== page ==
A newly wealthy English woman returns to Malaya to build a well for the villagers who helped her during war. Thinking back, she recalls the Australian man who made a great sacrifice to aid her and her fellow prisoners of war.
Beaurefard Clemment, a New York night club crooner, inherits a broken-down Georgia showboat. He decides to turn it into a nightclub. He falls in love with Sally Jane, the granddaughter of ... See full summary »
Disjointed, full of missed opportunities but not without interest
'The Oracle' is a frustrating film as the potential for a charming fantasy/comedy is there, but because of some odd narrative choices the film never really delivers.
The first half of the film is centred on a struggling newspaperman (Michael Medwin), whom on an holiday in a remote Irish town discovers it contains an oracle located down a well that is used by locals to solve everyday problems. Inevitably he begins using it to develop his own career.
Then, the second half of the film is largely based around the newspaper and its brash editor (Robert Beatty) dealing with the moral implications of providing information to the general public, especially when it comes to the question of whether another world war will result.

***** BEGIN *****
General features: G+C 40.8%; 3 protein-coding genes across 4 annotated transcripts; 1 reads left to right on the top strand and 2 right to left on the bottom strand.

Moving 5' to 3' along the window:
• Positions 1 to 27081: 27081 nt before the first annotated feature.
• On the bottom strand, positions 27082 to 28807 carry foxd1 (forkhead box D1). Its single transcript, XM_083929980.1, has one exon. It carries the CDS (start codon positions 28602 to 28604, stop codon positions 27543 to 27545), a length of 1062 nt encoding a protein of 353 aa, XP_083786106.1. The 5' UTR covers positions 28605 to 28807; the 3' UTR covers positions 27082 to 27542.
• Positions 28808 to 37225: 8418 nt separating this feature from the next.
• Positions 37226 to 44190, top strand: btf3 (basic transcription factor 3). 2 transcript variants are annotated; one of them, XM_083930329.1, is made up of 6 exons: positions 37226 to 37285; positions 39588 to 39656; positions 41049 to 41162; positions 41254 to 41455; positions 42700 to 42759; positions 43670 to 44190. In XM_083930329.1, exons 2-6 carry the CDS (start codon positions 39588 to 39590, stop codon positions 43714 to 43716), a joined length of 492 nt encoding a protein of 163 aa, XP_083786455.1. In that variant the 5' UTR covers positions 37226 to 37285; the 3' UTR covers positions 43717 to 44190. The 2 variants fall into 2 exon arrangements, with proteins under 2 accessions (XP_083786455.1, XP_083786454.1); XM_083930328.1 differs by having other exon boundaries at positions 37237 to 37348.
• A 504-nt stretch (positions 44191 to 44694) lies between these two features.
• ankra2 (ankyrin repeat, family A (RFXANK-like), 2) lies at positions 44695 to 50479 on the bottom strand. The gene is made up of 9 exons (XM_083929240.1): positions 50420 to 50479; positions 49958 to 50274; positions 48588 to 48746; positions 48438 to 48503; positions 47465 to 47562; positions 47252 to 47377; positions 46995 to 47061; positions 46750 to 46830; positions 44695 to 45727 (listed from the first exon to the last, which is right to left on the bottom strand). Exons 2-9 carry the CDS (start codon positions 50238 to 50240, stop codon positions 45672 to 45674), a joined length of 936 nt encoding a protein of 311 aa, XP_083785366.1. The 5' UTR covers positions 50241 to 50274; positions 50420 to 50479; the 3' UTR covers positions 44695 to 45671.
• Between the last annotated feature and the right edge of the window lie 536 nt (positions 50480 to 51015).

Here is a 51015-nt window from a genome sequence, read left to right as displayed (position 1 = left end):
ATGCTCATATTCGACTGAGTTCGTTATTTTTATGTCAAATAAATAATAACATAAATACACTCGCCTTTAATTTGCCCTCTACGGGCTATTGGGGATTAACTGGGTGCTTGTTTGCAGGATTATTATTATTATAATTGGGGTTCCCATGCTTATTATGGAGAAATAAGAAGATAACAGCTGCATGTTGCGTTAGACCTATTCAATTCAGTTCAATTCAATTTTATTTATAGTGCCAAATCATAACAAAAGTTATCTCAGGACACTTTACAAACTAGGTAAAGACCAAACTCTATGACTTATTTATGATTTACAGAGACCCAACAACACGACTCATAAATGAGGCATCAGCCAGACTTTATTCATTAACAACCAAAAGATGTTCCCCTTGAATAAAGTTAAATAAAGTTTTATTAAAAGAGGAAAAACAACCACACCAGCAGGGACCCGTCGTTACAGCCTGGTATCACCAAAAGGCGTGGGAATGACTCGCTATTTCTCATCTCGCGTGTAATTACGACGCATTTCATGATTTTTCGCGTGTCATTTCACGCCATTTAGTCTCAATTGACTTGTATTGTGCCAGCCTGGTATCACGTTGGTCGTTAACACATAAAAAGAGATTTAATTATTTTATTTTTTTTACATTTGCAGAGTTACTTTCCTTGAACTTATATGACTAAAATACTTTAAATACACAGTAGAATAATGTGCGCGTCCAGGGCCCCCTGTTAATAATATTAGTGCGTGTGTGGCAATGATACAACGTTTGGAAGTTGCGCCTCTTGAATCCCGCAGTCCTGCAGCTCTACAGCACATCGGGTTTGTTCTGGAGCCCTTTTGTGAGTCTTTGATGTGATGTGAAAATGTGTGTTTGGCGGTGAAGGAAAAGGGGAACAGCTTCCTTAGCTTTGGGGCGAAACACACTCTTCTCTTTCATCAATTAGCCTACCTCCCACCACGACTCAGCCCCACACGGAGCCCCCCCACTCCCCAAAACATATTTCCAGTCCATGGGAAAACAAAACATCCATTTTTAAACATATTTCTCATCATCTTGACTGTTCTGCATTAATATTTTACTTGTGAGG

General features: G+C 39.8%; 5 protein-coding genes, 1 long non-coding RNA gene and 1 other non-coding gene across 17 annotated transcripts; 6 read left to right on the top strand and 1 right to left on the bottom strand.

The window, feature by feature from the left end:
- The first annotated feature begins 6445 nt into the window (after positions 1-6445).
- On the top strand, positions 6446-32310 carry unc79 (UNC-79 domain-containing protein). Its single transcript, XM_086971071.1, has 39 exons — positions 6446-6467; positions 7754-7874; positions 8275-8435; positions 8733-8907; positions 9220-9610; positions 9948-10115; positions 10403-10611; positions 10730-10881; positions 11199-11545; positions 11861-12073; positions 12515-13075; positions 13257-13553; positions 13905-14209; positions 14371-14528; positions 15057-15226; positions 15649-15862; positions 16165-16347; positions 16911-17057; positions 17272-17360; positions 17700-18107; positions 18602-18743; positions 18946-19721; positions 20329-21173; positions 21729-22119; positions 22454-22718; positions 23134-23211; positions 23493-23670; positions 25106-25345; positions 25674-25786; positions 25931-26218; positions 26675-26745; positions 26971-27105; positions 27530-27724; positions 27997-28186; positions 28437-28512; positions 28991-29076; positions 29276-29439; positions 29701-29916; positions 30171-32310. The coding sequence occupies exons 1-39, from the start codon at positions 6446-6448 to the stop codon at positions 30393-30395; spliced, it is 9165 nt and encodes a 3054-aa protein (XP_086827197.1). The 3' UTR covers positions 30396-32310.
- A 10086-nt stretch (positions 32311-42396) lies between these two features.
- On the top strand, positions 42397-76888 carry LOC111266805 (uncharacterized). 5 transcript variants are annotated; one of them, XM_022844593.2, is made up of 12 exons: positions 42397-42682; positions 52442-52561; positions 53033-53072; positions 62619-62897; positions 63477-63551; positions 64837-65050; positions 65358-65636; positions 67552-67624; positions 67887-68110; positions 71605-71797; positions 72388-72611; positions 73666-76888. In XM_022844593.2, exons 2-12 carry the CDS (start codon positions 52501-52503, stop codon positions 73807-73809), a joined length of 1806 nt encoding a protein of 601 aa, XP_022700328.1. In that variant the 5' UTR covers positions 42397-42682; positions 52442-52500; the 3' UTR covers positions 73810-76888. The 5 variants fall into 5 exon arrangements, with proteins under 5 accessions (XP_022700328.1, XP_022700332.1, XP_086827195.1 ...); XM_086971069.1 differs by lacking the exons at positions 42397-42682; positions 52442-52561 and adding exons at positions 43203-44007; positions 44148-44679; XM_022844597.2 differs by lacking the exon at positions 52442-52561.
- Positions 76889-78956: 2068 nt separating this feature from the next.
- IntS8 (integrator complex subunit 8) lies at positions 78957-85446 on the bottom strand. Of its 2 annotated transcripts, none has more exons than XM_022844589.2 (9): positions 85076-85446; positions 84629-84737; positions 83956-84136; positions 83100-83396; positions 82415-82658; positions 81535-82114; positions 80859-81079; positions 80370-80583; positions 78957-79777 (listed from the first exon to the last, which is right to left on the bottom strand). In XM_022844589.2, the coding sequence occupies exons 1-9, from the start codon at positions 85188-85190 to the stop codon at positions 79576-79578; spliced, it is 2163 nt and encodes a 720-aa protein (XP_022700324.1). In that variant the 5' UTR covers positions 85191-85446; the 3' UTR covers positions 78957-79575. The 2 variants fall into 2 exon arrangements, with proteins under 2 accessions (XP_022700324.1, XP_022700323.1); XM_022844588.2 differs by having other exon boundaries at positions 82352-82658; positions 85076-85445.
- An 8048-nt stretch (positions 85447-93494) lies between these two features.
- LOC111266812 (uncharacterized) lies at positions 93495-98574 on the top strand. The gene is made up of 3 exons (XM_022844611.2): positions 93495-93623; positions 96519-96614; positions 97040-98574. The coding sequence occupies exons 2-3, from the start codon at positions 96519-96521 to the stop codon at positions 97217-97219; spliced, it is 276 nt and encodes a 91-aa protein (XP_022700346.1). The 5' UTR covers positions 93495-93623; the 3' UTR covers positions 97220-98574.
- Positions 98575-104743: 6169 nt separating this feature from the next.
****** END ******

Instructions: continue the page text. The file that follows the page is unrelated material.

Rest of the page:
Both halves have some value. The first half has some charm with likable characters and picturesque Irish seaside setting. The second half deals with the moral and social implications of knowing the future in a relatively intelligent and serious manner.
But the two halves don't really mesh - the first half is focused on Medwin's character yet he's largely an afterthought in the second half. The film's genial, light-hearted atmosphere in the Irish segment awkwardly contrasts with the increasingly dour segment in the English newspaper office where the topic of the future of humanity even comes up.
As well, the film probably lacks the panache to be a really successful light comedy. For example, the film has the original idea of the voice of the Oracle complains about the opening and ending credits but it isn't as funny as it should be.
Still, it's not a bad film and worth seeking out for seeing the likes of Medwin and Virginia McKenna at the start of their careers.
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